Trends and Drivers in Corporate Banking: Supply Chain Finance and ESG

Trends and Drivers in Corporate Banking: Supply Chain Finance and ESGIn my latest blog post, I covered Banking-as-a-Service, one of the two main trends driving the ongoing service evolution in corporate banking. We discussed these factors earlier in the summer as part of a webinar hosted by NTT DATA that I moderated. I’ll be discussing the other main trend in this post: supply chain finance (SCF) and environmental, social, and governance (ESG) issues.

SCF today blends its traditional portfolio of finance instruments (e.g., payables finance and receivables finance) with new factors that are rebooting the whole model. One of those new factors is sustainability. Sustainability is embedded in everything that a firm (banks included) does.

There are no global banks that do not have a sustainability angle. They are all committed to achieving net zero carbon emissions soon to support the goals of their business ecosystem partners, either corporate client, retail consumers, fintech and financial institution partners, local and national communities, government, and supra-national initiatives, just to name a few.

SCF renewed characteristics allow companies to enhance the sustainability levels for their supply chain in a capillary way, with dedicated products that reach the company’s suppliers and clients, when needed. The overall goal of SCF innovation is to support banks in providing tailor-made solutions to clients that want to expand sustainability principles and best practices across their commercial ecosystem.

Sustainability in Action

An exemplary case study is the collaboration between Banco Santander and Tesco (the U.K. retailer): The firms created a joint solution to incentivize the retailer’s suppliers to enhance their sustainability levels and allow Tesco to reach its scope 3 emission target. With the solution, the bank can classify Tesco’s numerous suppliers based on the respective sustainability targets prepared by an external partner of the project.

Tesco, through the bank, incentivizes its suppliers to increase their levels of compliance to sustainability targets by providing them with a more competitive cost of funds in return for the sustainability target achieved. The model also creates mechanisms for suppliers to go from one level to the other and benefit from further cheaper SCF funding. This is an important milestone for SCF, as Tesco became the first U.K. retailer to deliver a sustainability-linked SCF program to its supply base.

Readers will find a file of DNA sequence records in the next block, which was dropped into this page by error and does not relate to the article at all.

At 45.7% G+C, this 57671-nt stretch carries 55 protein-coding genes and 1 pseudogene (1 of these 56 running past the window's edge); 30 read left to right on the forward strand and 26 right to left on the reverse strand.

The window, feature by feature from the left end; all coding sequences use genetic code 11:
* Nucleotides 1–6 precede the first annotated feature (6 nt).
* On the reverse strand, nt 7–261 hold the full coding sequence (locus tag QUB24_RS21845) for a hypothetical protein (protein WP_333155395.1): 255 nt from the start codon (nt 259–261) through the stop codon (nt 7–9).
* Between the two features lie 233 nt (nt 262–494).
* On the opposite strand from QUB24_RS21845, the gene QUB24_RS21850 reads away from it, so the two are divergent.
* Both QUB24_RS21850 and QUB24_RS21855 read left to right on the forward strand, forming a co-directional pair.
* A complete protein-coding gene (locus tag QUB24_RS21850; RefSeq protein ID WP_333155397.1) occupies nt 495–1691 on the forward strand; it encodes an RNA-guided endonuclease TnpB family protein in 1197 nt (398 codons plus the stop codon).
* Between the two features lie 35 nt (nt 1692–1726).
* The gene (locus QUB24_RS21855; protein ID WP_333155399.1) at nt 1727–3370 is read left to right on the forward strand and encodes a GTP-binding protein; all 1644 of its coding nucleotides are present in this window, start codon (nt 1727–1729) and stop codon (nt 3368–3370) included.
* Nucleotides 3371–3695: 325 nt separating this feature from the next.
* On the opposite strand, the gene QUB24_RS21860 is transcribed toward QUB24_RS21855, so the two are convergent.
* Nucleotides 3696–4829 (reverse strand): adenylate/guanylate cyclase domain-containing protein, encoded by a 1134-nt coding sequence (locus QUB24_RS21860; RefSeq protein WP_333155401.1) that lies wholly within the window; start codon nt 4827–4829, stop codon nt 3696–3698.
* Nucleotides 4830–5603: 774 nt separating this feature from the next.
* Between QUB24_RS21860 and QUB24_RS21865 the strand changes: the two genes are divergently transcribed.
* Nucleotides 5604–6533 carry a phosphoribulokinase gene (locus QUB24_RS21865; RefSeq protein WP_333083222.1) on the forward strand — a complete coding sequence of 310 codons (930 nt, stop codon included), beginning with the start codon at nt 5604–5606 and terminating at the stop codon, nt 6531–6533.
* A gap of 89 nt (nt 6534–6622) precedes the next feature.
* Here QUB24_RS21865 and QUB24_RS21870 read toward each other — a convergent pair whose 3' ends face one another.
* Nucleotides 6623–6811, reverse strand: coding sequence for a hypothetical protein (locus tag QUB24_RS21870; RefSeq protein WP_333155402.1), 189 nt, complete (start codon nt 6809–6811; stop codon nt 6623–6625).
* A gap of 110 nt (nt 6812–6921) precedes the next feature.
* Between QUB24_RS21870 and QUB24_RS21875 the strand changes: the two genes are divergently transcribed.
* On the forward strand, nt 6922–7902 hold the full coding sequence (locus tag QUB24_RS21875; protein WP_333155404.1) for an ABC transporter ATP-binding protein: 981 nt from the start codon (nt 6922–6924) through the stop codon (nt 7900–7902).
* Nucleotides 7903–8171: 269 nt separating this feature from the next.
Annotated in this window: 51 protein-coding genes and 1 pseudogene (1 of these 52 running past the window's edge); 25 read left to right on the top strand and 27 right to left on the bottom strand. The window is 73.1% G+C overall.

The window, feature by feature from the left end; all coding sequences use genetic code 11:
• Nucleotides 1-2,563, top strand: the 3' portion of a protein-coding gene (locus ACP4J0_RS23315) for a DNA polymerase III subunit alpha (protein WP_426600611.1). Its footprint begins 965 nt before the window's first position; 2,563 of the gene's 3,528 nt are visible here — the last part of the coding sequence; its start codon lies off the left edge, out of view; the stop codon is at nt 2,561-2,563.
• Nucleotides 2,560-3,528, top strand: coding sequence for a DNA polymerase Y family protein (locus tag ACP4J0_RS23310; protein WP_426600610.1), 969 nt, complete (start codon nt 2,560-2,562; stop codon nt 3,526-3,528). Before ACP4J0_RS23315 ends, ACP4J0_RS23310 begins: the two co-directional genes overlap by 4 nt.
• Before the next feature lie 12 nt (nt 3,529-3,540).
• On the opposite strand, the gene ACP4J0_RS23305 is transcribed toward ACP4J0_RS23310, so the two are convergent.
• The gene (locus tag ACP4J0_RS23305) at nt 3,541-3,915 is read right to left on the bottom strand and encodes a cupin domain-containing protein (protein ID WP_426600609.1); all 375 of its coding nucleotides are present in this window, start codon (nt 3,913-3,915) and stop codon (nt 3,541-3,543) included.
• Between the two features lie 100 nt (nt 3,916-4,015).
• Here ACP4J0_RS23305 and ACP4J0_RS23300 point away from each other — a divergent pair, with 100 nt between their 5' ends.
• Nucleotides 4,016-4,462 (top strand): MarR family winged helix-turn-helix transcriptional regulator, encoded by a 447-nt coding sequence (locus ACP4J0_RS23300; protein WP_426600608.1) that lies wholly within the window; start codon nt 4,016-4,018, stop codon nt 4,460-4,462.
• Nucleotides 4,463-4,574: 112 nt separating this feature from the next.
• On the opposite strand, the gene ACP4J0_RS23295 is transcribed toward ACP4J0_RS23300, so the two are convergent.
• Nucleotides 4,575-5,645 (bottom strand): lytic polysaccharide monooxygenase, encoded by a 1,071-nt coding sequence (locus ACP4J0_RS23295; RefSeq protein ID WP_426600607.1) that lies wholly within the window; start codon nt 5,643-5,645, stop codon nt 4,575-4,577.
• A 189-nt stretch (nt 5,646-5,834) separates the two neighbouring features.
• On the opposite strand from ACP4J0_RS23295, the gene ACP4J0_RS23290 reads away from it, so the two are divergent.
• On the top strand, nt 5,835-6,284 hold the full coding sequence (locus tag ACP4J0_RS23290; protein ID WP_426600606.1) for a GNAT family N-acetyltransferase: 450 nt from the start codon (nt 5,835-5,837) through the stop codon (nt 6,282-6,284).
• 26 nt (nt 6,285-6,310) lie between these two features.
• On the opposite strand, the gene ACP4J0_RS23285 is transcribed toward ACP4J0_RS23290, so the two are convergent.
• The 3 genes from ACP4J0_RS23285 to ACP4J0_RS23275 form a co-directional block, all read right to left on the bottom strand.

Moving to a wider corporate audience, sustainability-linked SCF requires additional preparation and effort because not all enterprises are ready for it from a financial point of view. These companies can think of other products, less sophisticated but still focused on moving the user to a more environmentally friendly approach. For example, in treasury (just as in any company’s department) there are contracts to be signed. If all these documents could be signed with an e-signature, the result would be a very quick win that adds value and supports a company in its first efforts to become environmentally friendly.

Strategic SCF Systems

The SCF market is evolving, with banks dividing into two main groups. The first group wants to use their own SCF platform and primarily go with their business model, their product features, and their capabilities directly to the client. The second group has decided to be the financing source of a partner’s SCF platform. In both cases, the SCF strategy for banks is to help corporate clients make life easy for suppliers, and this requires blending technology with strong service and support teams.

Having IT systems in place and automation at the right level are the prerequisites for a company to drive toward more sustainable solutions. Removing manual and paper-based operations are the small, seemingly insignificant changes that accumulate at the end of the day and actually have a significant on overall sustainability behavior.

While corporations tend to be slow to move in this space because the change to sustainability requires support from technology and relative budget investments, sustainabililty-linked SCF can be a valid support to the transition. To learn more about how banks are working to make their SCF efforts more sustainable, clients can watch the full recording of the NTT DATA webinar here.

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